Annual Corporate Governance & Executive Compensation Survey

2018 Corporate Governance Survey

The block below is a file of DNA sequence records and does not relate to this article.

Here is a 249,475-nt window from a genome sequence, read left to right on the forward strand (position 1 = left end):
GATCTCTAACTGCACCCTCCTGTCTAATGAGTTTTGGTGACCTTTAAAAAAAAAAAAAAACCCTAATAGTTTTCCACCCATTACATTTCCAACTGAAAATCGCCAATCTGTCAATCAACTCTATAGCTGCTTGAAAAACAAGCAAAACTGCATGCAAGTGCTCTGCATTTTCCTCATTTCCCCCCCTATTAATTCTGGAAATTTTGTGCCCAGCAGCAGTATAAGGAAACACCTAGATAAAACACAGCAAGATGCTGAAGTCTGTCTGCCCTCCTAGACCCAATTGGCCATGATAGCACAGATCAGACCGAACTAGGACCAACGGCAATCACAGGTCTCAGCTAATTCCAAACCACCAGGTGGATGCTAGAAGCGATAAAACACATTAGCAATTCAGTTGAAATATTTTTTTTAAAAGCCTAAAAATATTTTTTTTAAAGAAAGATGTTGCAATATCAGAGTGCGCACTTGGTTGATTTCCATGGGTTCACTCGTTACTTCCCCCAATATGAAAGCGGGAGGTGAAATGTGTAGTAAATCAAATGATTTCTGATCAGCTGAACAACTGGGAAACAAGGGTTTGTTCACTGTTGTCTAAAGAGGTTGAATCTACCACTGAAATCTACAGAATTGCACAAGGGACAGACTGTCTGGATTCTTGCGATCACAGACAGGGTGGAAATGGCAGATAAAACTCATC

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THE IMPORTANCE OF ADDING CULTURE TO THE BOARD AGENDA Doreen E. Lilienfeld and Gillian Emmett Moldowan Shearman & Sterling LLP 4 | The Importance of Adding Culture to the Board Agenda THE IMPORTANCE OF ADDING CULTURE TO THE BOARD AGENDA Doreen E. Lilienfeld and Gillian Emmett Moldowan On October 3, 2017, the National Association of Corporate Directors (NACD) published the NACD Blue Ribbon Commission Report on Culture as a Corporate Asset, affirmatively advocating that corporate culture be a part of board room agendas and not just left to management as a soft human resource issue. A company's culture can have a direct influence on its reputation and, often, performance. In the wake of corporate scandals ranging from sexual misconduct by top executives to incentive plans that entice employees to behave in their own self-interest, leading to CEO shake-ups, government investigations, falling stock prices and consumer backlash, a board should consider culture as part of its company's risk profile as seriously as it considers its company's financial and competitive challenges. A COMPANY'S CULTURE CAN HAVE DIRECT INFLUENCE ON ITS REPUTATION AND, OFTEN, PERFORMANCE. The report by NACD, the world's largest association of corporate directors, brings to the forefront what many management leaders already know — corporate culture matters. The absence of a healthy corporate culture can be a significant liability. Culture is linked to business strategy, selection and turnover of management, reputation and employees and customer satisfaction. In 2015, researchers from Columbia Business School and the Duke Fuqua School of Business released a report after surveying more than 1,400 North American CEOs and CFOs about corporate culture. Overwhelmingly, the respondents agreed that "leadership needs to spend more time to develop the culture." But what are the actionable steps that leadership, both directors and executives, can take to tackle this key issue? High performers allowed to operate outside established policies and are rewarded for conduct inconsistent with stated values or code of conduct Exceptions to company policies are frequently granted in order to meet performance targets Excessive focus on consensus — "going along to get along" Promotions or recognition tied to relationships rather than skills and performance Criticism of or challenges to existing practices or strategies are discouraged Sharing of bad news is discouraged CULTURE RED FLAGS Focus on financial performance with little regard for how results are achieved INSIGHTS

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